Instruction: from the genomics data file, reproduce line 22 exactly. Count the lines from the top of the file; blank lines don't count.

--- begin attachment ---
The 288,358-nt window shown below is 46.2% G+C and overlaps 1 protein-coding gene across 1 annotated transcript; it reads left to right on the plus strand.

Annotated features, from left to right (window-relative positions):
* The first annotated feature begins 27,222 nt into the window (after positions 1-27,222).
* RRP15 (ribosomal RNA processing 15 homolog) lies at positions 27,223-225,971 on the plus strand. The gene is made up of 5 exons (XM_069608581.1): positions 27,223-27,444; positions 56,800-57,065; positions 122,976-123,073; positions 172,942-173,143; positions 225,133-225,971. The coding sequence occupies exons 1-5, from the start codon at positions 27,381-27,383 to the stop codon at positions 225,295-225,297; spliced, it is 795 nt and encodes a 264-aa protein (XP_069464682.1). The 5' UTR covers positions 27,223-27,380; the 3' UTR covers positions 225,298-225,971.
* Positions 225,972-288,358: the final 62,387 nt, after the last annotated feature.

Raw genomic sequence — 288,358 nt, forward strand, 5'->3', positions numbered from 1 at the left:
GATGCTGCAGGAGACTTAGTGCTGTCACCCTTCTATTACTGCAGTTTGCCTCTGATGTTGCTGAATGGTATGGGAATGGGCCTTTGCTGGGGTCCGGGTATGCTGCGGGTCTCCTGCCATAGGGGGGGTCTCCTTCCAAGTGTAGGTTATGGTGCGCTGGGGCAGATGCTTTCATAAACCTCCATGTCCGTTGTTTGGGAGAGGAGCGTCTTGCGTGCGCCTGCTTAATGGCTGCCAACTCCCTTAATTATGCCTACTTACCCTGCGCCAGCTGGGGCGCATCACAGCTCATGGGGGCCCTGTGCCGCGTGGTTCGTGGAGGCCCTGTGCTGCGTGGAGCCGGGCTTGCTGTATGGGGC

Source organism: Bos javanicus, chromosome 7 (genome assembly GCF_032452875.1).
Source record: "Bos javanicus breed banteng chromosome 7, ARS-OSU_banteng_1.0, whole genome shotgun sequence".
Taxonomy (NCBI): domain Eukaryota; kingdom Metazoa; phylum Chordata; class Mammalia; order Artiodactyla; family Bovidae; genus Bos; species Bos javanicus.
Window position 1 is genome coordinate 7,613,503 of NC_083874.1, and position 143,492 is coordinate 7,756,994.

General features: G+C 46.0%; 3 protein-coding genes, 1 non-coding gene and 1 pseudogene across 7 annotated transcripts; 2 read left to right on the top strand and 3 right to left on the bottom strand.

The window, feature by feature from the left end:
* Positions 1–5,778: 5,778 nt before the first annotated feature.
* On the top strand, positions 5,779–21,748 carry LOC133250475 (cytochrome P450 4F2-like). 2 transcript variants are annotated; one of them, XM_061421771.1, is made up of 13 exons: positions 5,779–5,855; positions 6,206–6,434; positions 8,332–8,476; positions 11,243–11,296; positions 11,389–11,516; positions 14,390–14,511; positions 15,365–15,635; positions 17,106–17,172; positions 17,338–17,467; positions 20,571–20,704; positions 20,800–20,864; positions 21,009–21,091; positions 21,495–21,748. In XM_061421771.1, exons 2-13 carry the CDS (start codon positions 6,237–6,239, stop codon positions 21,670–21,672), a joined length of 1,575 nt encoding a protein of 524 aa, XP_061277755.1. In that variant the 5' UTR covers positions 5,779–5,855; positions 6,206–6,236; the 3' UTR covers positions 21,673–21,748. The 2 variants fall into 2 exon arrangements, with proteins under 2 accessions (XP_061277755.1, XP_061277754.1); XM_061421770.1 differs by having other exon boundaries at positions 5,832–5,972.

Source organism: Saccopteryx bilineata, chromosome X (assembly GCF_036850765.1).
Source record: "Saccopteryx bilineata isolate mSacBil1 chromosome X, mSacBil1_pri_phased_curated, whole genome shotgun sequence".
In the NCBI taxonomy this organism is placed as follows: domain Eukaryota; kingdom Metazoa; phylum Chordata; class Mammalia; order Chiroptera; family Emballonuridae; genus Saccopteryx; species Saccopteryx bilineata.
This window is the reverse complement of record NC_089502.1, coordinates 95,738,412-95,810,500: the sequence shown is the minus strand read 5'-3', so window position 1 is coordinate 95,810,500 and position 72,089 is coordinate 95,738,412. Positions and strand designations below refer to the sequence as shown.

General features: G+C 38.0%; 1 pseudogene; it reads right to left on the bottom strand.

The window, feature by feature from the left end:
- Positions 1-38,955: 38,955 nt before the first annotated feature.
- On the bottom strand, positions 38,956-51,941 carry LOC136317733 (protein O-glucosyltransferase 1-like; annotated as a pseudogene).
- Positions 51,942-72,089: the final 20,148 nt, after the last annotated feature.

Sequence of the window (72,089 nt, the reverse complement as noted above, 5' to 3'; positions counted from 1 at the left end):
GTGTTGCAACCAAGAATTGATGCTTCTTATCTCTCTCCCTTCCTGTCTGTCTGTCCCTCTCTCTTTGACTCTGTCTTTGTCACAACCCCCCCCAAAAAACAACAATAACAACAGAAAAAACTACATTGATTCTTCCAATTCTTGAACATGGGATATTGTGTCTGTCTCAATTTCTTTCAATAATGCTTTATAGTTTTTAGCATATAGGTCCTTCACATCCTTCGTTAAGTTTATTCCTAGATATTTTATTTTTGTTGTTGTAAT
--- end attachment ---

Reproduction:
- Positions 1-38,955: 38,955 nt before the first annotated feature.